We find that average all-in lifetime OpEx in the United States has declined from roughly $80/kW-yr (~$35/MWh) for projects built in the late 1990s to levels approaching $40/kW-yr (~$11/MWh) for projects under construction in 2018. Turbine O&M costs—inclusive of scheduled and unscheduled maintenance—represent not only the single largest component of overall OpEx, but also the primary source of OpEx reductions over the last decade.

    Reductions in OpEx are attributed to several factors. Wind turbines, wind plants, and owner-fleets have all increased in size, and each increase has reduced costs through economies of scale. In addition, wind technology and operational practices have matured, which has made components more reliable, made widespread the use of automated 24/7 monitoring and condition-based monitoring equipment, and improved predictive and preventative maintenance. Competitive forces, including a diversity of improved OEM service offerings and a growing market for third-party service providers and owner selfprovision of O&M, have also placed downward pressure on OpEx.

    Actual OpEx for plants built from the late 1990s through about 2010 were substantially higher than expected OpEx at the time of plant commissioning, resulting in year-over-year increases in OpEx expectations even as actual OpEx declined. Premature component failures, especially gearbox failures, were a key cause of these discrepancies, particularly for some plants and specific turbines. It is believed that a convergence between actual and expected OpEx occurred around 2010.

    Though all-in OpEx has declined over time, each point in time contains a wide range of OpEx estimates. For projects commissioned between 2015 and 2018, average lifetime expected costs are reported (often for large fleets of projects) to range from $33/kW-yr to $59/kW-yr ($9–16/MWh). This range is driven roughly equally by variations in turbine O&M costs and all other OpEx categories combined. Some drivers of OpEx variability are more technical in nature, including turbine, project, and fleet size; wind project location; turbine maturity and assumed rates of component failure; wind resource; and local tax rules. Other drivers are strategic in nature, including the choice between OEM versus self-provision of O&M services as well as tradeoffs between the cost and value of enhanced O&M practices.

    The all-in OpEx values presented in this paper are often within the range of other recent U.S. and global benchmarks, but they may also inform upward or downward adjustments to some of these benchmarks where limited data are otherwise used. We find a 9% reduction in U.S. wind plant OpEx for each doubling of cumulative global installed wind capacity—that is, a learning rate of 9%. This OpEx learning rate is at the high end of the CapEx learning rate range (6%–9%), suggesting that historical advancements to reduce OpEx have been “doing their share” to reduce the LCOE of wind energy.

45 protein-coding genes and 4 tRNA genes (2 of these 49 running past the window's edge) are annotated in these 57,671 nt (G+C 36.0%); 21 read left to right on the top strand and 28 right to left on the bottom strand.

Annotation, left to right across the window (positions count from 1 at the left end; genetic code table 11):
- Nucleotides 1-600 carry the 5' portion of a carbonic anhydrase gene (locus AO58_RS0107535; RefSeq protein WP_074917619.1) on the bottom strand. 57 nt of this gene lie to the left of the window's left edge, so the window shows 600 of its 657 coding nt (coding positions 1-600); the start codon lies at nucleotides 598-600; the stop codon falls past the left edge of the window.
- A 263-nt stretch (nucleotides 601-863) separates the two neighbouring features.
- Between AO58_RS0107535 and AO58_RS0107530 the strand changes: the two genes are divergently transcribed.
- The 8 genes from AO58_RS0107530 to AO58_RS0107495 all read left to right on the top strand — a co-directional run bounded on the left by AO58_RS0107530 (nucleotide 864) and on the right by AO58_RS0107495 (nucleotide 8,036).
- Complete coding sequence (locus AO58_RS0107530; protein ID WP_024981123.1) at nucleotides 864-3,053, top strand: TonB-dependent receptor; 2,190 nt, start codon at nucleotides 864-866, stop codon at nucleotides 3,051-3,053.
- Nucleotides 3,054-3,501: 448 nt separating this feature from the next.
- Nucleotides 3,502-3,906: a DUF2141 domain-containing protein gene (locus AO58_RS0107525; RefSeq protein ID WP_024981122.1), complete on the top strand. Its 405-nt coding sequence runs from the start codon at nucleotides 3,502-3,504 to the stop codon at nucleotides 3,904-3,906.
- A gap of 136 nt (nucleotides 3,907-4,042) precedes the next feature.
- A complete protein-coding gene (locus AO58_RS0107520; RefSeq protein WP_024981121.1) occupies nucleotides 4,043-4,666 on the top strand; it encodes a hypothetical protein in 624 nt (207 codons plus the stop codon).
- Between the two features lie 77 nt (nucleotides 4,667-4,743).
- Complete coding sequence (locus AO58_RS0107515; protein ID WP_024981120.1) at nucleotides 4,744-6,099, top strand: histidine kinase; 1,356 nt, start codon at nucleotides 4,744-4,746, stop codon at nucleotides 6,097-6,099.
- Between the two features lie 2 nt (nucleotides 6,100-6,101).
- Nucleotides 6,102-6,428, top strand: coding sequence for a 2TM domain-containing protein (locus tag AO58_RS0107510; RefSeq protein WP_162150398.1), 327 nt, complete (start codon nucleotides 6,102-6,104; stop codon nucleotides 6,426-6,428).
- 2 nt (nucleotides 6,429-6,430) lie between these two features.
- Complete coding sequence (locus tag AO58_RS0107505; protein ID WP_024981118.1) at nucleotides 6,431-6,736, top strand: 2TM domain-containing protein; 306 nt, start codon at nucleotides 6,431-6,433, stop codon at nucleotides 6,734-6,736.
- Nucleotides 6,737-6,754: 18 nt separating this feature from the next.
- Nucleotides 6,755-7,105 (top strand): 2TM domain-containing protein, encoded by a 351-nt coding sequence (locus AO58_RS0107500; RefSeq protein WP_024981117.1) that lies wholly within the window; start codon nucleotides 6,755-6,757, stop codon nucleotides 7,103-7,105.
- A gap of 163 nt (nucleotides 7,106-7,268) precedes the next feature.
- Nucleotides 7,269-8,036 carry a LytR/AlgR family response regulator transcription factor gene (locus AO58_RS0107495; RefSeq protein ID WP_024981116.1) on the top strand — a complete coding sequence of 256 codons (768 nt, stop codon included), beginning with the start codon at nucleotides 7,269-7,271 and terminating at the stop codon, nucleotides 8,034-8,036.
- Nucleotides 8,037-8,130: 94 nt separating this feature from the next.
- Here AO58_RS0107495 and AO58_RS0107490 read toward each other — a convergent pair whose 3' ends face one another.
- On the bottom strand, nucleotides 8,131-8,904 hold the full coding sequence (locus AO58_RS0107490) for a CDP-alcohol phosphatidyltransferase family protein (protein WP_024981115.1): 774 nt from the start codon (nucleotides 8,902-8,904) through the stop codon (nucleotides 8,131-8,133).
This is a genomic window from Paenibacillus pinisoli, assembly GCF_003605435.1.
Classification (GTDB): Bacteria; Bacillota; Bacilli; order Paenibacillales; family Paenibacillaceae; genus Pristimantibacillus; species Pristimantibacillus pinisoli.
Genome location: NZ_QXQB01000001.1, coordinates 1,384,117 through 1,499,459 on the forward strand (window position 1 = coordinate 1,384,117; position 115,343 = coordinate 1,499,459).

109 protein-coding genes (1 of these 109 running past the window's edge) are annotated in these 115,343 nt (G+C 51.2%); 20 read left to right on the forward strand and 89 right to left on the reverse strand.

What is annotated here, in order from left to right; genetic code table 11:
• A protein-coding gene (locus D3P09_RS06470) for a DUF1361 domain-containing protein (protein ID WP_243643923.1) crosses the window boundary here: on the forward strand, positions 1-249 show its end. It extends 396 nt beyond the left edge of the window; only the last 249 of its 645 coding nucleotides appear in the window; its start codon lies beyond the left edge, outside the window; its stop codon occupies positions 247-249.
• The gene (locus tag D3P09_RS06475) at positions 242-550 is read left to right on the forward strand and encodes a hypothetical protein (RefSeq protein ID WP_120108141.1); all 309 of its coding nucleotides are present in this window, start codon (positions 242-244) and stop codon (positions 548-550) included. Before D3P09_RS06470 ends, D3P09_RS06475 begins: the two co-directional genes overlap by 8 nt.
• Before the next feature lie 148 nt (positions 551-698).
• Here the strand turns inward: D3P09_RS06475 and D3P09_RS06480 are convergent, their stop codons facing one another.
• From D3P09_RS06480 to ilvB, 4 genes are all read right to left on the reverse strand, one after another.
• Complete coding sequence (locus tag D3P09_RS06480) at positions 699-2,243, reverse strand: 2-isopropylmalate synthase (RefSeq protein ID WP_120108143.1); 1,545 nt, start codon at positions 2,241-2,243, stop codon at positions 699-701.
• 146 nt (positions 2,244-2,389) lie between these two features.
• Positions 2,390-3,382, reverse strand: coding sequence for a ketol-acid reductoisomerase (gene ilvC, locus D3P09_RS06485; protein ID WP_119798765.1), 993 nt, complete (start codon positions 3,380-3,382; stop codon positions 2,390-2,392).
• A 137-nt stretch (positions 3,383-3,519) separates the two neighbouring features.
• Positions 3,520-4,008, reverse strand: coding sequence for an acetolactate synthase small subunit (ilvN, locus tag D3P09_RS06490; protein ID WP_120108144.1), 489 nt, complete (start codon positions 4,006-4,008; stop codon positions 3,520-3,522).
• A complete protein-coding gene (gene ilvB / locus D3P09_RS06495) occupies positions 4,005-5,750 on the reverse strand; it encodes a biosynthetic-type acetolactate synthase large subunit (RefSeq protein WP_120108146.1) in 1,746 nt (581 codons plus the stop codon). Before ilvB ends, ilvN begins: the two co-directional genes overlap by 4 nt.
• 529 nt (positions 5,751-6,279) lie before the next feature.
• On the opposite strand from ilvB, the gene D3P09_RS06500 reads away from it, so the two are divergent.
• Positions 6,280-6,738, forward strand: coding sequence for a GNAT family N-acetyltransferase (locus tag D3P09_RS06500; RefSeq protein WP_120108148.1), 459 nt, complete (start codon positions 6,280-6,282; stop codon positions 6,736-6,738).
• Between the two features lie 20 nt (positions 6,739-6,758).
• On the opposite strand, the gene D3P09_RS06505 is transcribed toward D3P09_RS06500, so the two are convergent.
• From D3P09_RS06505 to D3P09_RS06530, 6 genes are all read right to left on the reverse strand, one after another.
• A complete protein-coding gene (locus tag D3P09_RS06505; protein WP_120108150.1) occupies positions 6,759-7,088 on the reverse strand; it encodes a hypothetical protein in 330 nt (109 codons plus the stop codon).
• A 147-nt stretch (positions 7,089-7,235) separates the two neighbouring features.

We apply the 9% historical learning rate to estimate future land-based wind OpEx reductions under business as usual conditions, finding a possible $5–$8/kW-yr (12%–18%) reduction in all-in OpEx from 2018 to 2040, which would reduce the LCOE of land-based wind by as much as $2/MWh. This estimate is broadly consistent with other projections, with notable exceptions.

    These findings suggest that continued OpEx reductions—primarily related to turbine O&M—could contribute 10% or more of the overall land-based wind LCOE reductions expected in the future. Moreover, these estimates may understate the importance of OpEx owing to the multiplicative effects through which operational advancements influence not only O&M costs but also component reliability, performance, and plant-level availability—thereby affecting levelized costs though OpEx reduction and by enhancing annual energy production and plant lifetimes.

    Given the limited quantity and comparability of previously available OpEx data, these findings can inform OpEx assumptions used by electric system planners, analysts, modelers, and research and development managers. The results may also provide useful benchmarks to the wind industry, helping developers and asset owners compare their OpEx expectations with historical experience and other industry projections. That said, the estimates presented here are not reliable or precise enough to enable detailed comparisons. Additional effort is clearly required to systematically collect standardized data on wind project OpEx to ensure the comparability of varying data sources and to better understand the differences that remain in OpEx expectations.

    QUICK NEWS, July 15: Key To The Climate Crisis Fight; Economics Send Red States To New Energy

    Key To The Climate Crisis Fight The most important thing you can do right now to fight climate change, according to science; It is "massively important" we all start talking about climate change, a Yale researcher explains.

    Joe Room, July 11, 2019 (ThinkProgress)

    Americans rarely talk about climate change with family and friends…Tragically, research shows that this climate silence reinforces the dangerously wrong belief that climate change isn’t an existential threat requiring urgent action…[J]ust discussing the issue with friends and family leads them to learn more facts about the climate crisis, which in turn leads to greater understanding and concern…[Climatologist Michael Mann said the study shows that the] more people actually understand about the science of climate change, the more they are likely to accept the scientific consensus — that climate change is real, human-caused, and a threat to human civilization…